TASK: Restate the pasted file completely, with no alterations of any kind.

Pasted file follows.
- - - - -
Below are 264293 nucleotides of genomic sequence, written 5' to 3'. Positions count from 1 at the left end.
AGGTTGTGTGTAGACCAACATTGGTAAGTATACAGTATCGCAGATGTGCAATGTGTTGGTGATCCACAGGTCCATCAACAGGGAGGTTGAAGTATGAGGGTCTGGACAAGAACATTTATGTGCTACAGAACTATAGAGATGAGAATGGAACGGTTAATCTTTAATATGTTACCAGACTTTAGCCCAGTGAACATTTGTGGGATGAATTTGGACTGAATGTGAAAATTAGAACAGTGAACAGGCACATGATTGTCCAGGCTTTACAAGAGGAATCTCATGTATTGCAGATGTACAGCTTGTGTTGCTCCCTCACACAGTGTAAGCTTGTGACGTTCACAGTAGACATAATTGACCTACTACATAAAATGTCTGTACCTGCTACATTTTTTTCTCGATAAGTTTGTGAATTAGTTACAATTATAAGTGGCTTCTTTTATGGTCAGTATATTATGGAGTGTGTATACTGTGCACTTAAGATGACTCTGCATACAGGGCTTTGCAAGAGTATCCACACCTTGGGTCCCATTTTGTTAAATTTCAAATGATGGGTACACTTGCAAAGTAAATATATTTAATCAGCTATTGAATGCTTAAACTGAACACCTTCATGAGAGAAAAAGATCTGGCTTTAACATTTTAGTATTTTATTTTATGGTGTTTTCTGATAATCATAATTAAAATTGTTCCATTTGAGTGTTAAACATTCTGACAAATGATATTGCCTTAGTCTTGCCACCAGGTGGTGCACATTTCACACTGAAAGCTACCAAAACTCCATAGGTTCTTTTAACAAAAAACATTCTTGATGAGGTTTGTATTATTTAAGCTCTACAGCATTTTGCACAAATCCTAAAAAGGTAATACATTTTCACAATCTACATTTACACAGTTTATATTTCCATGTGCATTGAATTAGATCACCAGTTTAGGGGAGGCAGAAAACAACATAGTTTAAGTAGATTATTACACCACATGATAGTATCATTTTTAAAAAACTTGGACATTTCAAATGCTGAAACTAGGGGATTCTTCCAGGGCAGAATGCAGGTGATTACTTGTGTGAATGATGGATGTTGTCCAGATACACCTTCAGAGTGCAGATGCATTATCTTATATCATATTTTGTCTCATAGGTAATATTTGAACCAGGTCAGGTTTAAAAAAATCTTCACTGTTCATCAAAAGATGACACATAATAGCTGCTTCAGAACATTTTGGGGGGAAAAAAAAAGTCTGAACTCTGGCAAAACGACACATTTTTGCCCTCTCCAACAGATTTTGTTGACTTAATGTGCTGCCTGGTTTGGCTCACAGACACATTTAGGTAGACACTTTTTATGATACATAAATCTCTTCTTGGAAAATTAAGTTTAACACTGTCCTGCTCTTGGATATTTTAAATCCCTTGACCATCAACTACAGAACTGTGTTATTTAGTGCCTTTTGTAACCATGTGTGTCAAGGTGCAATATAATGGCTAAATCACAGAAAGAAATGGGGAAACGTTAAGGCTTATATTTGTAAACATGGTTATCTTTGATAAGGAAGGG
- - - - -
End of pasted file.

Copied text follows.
Below are 264293 nucleotides of genomic sequence, written 5' to 3'. Positions count from 1 at the left end.
AGGTTGTGTGTAGACCAACATTGGTAAGTATACAGTATCGCAGATGTGCAATGTGTTGGTGATCCACAGGTCCATCAACAGGGAGGTTGAAGTATGAGGGTCTGGACAAGAACATTTATGTGCTACAGAACTATAGAGATGAGAATGGAACGGTTAATCTTTAATATGTTACCAGACTTTAGCCCAGTGAACATTTGTGGGATGAATTTGGACTGAATGTGAAAATTAGAACAGTGAACAGGCACATGATTGTCCAGGCTTTACAAGAGGAATCTCATGTATTGCAGATGTACAGCTTGTGTTGCTCCCTCACACAGTGTAAGCTTGTGACGTTCACAGTAGACATAATTGACCTACTACATAAAATGTCTGTACCTGCTACATTTTTTTCTCGATAAGTTTGTGAATTAGTTACAATTATAAGTGGCTTCTTTTATGGTCAGTATATTATGGAGTGTGTATACTGTGCACTTAAGATGACTCTGCATACAGGGCTTTGCAAGAGTATCCACACCTTGGGTCCCATTTTGTTAAATTTCAAATGATGGGTACACTTGCAAAGTAAATATATTTAATCAGCTATTGAATGCTTAAACTGAACACCTTCATGAGAGAAAAAGATCTGGCTTTAACATTTTAGTATTTTATTTTATGGTGTTTTCTGATAATCATAATTAAAATTGTTCCATTTGAGTGTTAAACATTCTGACAAATGATATTGCCTTAGTCTTGCCACCAGGTGGTGCACATTTCACACTGAAAGCTACCAAAACTCCATAGGTTCTTTTAACAAAAAACATTCTTGATGAGGTTTGTATTATTTAAGCTCTACAGCATTTTGCACAAATCCTAAAAAGGTAATACATTTTCACAATCTACATTTACACAGTTTATATTTCCATGTGCATTGAATTAGATCACCAGTTTAGGGGAGGCAGAAAACAACATAGTTTAAGTAGATTATTACACCACATGATAGTATCATTTTTAAAAAACTTGGACATTTCAAATGCTGAAACTAGGGGATTCTTCCAGGGCAGAATGCAGGTGATTACTTGTGTGAATGATGGATGTTGTCCAGATACACCTTCAGAGTGCAGATGCATTATCTTATATCATATTTTGTCTCATAGGTAATATTTGAACCAGGTCAGGTTTAAAAAAATCTTCACTGTTCATCAAAAGATGACACATAATAGCTGCTTCAGAACATTTTGGGGGGAAAAAAAAAGTCTGAACTCTGGCAAAACGACACATTTTTGCCCTCTCCAACAGATTTTGTTGACTTAATGTGCTGCCTGGTTTGGCTCACAGACACATTTAGGTAGACACTTTTTATGATACATAAATCTCTTCTTGGAAAATTAAGTTTAACACTGTCCTGCTCTTGGATATTTTAAATCCCTTGACCATCAACTACAGAACTGTGTTATTTAGTGCCTTTTGTAACCATGTGTGTCAAGGTGCAATATAATGGCTAAATCACAGAAAGAAATGGGGAAACGTTAAGGCTTATATTTGTAAACATGGTTATCTTTGATAAGGAAGGG